Finally, in 2003, my boy Heisman was diagnosed with Wobbler’s disease and a week later, I was diagnosed with Multiple Sclerosis and Restless Leg Syndrome. Heisman was my medical alert service dog for mobility issues but I retired him due to his failing health. My girl, Jackie, wasn’t well suited to become my service dog for several reasons so I turned to Ashley. She was young, obedient, good around people, had a knack for knowing when I needed help and was always by my side. She wasn’t as smart as Heisman was but she was food motivated making service dog training easier.
By November 2005, Ashley finally earned her status as a full fledged medical alert service dog. Service dogs can be owner/handler trained and be legally recognized as a medical alert service dog as long as they can demonstrate their duties in aiding their person. She wore her medical alert service dog badge on her collar at all times and took her new job very seriously. Her main duties were to alert me when I started to have a TIA (transient aschemic attack), to alert me when someone was approaching the door and to assist me in my mobility if needed. She would also detect where new lesions were forming in the brain from the Multiple Sclerosis by sniffing my head all over alerting to specific spots where later MRI’s confirmed lesions in those areas. She was always by my side waiting for the moment I needed her assistance.
In early 2006, Ashley started doing something strange – waking me up in the middle of the night almost every night. She would gently paw me and whine until I woke up and said her name. When she heard me speak, she would return to her bed and fall asleep again. This puzzled me. Why would she do this all of a sudden? I finally spoke to my neurologist about it. I told him that my Greyhound, Ashley kept waking me during the night almost every night between 3am and 5am. He thought it was kind of odd so he scheduled me for another sleep study exam to see what was happening if anything during those hours of sleep.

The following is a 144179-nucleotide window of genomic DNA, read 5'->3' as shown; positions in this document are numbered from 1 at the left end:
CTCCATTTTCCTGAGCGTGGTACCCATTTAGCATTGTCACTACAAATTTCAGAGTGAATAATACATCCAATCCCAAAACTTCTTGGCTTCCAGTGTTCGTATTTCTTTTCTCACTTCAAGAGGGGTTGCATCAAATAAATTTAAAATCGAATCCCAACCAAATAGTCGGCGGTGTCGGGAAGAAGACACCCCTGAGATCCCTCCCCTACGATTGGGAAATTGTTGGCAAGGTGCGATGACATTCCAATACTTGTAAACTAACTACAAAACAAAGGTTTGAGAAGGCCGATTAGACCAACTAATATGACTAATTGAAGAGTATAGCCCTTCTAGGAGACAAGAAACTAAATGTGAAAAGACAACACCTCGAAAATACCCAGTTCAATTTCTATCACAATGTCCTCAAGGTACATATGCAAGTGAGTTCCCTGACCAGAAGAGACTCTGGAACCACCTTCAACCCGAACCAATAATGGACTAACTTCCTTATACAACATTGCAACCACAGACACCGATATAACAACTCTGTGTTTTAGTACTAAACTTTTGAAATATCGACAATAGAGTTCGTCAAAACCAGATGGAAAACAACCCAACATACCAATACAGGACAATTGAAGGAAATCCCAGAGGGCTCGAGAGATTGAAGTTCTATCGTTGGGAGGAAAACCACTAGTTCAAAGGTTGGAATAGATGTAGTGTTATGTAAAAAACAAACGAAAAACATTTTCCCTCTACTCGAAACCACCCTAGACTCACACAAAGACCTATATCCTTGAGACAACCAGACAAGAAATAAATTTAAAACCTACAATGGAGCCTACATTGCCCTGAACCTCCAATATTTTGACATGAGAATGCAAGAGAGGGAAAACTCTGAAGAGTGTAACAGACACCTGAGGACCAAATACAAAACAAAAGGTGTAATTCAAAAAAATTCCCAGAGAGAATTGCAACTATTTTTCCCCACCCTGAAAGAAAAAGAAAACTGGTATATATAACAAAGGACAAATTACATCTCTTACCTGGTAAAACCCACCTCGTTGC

The results were back in a few days after my second sleep study. I stop breathing approximately 40 to 60 times between 3am and 5am. Strangely, it was during the same hours that Ashley was waking me up! My doctor was astounded that she picked up on such a thing! He diagnosed me with a secondary sleep disorder Sleep Apnea. Although I don’t snore loud – just some subtle faint snoring, it was the only sleep disorder that fit into that category.